By Richard Trumka - 03/19/13 11:05 PM EDT
You’d never know it if you listen to the news from Washington, but America is in crisis.
It’s a crisis that has raged for years — devastating families, depriving young people of their dreams, destroying communities — the crisis of mass unemployment. Millions of Americans who want to work cannot find jobs. And even worse is the leadership deficit: Leaders who should be moving us out of this crisis continue to make the situation worse.
Things are grim for young workers: 18- and 19-year-olds have largely dropped out of the labor market, with fewer than half showing up in the monthly unemployment numbers. Among 20- to 24-year-olds, labor force participation is back only to 1972 levels. Things aren’t much better for 25- to 29-year-olds, with 1 in 4 out of work.
We are experiencing a whole generation of high unemployment, and young people who expected more for their hard work are deferring their dreams and opportunities.
This current generation is not building the employment histories and the work experience it needs to succeed. It will be the least experienced generation since we started tracking experience in 1948.
In the face of high unemployment and slow growth, out-of-touch Republicans are throwing tantrums and threatening to harm our economy through a series of manufactured crises. What are the demands of these hostage-takers? They want Democrats to agree to cut Social Security and Medicaid and Medicare benefits, cutting the safety net out from under middle-class families who have borne the brunt of decades of slow growth and diminished opportunities.
This doesn’t even begin to touch on the harmful effects of sequestration, which is just a fancy word for a dumb idea. These across-the-board cuts will cost 750,000 jobs — local defense facilities won’t be staffed, moms and dads will have less money to spend, national parks will be closed and 3- and 4-year-old children summarily cut off Head Start rolls.
Sequestration isn’t the first blow; it’s just another in a series of disastrous policies that have us working against ourselves. Even the conservative Wall Street Journal noted that sharp cuts to state and local government spending kept unemployment high in the wake of the economy’s collapse.
So what are we doing to reverse course? Well ... nothing. We are actually moving toward more fiscal austerity, which will further weaken the economy and cost jobs. On some days, it seems like all of official Washington is racing to embrace the most destructive consensus since the Iraq war.
But the consensus around fiscal austerity doesn’t extend to asking corporations and the richest 1 percent to share in the sacrifice. If we were really talking about things we can’t afford, at the top of that list would be tax breaks for corporations that ship jobs overseas, tax breaks for hedge fund managers, more tax breaks for corporations that hide their profits outside the country and continuing tax cuts for the top 2 percent. Just closing one destructive loophole — tax cuts for corporations that ship jobs overseas — would be enough to replace almost half of the jobs-destroying sequester.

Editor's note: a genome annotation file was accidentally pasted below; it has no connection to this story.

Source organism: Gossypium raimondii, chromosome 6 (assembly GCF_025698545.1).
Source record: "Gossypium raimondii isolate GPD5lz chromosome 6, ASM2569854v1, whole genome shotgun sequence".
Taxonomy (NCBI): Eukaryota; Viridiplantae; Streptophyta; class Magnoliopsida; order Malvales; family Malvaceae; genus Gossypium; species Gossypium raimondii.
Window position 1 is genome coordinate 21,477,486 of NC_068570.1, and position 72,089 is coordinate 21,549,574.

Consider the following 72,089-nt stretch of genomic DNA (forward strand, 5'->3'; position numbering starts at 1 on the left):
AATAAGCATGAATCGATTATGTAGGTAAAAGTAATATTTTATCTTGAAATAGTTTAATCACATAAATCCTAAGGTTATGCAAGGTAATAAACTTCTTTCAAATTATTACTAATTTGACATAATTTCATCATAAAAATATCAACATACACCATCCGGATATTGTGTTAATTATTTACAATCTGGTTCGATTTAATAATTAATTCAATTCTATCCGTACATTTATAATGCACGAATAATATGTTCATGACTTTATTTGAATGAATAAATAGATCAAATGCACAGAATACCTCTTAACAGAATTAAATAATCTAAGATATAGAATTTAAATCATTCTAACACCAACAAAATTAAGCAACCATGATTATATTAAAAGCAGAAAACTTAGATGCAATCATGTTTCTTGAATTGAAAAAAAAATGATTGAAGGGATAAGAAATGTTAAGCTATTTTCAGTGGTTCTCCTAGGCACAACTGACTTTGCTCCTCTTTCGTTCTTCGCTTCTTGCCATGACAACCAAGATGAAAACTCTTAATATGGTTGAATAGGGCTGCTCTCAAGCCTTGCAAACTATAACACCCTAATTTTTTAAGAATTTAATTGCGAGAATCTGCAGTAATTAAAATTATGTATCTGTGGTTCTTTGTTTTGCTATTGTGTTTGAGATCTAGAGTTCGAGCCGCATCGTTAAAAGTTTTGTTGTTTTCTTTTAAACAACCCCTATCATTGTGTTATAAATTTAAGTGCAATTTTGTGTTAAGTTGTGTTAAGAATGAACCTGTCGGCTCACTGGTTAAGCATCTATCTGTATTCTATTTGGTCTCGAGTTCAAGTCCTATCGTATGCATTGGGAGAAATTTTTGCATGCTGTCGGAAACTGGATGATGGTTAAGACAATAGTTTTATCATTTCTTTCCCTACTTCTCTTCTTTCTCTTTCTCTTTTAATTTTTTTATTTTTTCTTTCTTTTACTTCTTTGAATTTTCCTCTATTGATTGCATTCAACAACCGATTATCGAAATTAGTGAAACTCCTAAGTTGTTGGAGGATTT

These loopholes are the real budget busters, not grandparents who worked hard all their lives and only want to retire in dignity with a modest lifestyle.
While we move toward a low-road economy and undermine the power of working people to join together, other countries are proving that investing in workers and raising wages to create demand is a successful strategy. While we bicker over whether or not we can afford to invest in our crumbling roads and bridges, strengthen our education system and lead in global innovation, our competitors in Germany and China are moving ahead.
We can turn this around. But that means investing in our nation, not calling for brutal cuts to vital programs. That means raising the minimum wage, not allowing employers to lowball U.S. workers. That means reforming our immigration system, not creating a second class of workers without rights to achieve the American dream. That means allowing workers to join together and bargain for better lives, not continuing a generation of wage stagnation.
These aren’t new ideas and they aren’t rocket science. Putting America back to work doesn’t take genius — it takes courage: the courage to repeal sequester and to protect our social insurance system, the courage to put rebuilding the middle class ahead of keeping Washington insiders and Wall Street moguls happy, the courage to lead.
Trumka is president of the AFL-CIO.